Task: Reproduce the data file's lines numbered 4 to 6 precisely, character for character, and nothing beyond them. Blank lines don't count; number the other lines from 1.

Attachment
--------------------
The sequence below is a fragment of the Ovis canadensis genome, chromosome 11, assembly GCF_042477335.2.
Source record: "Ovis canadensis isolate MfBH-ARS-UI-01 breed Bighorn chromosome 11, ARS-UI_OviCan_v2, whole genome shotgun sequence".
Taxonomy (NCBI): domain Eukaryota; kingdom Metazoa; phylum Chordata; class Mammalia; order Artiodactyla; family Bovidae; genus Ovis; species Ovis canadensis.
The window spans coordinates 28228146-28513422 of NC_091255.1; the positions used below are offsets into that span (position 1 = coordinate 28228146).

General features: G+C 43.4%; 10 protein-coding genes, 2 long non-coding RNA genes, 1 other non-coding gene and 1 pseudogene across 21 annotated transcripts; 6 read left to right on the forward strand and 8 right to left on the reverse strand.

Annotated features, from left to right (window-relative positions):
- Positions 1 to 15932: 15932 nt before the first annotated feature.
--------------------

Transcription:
The window spans coordinates 28228146-28513422 of NC_091255.1; the positions used below are offsets into that span (position 1 = coordinate 28228146).

General features: G+C 43.4%; 10 protein-coding genes, 2 long non-coding RNA genes, 1 other non-coding gene and 1 pseudogene across 21 annotated transcripts; 6 read left to right on the forward strand and 8 right to left on the reverse strand.

Annotated features, from left to right (window-relative positions):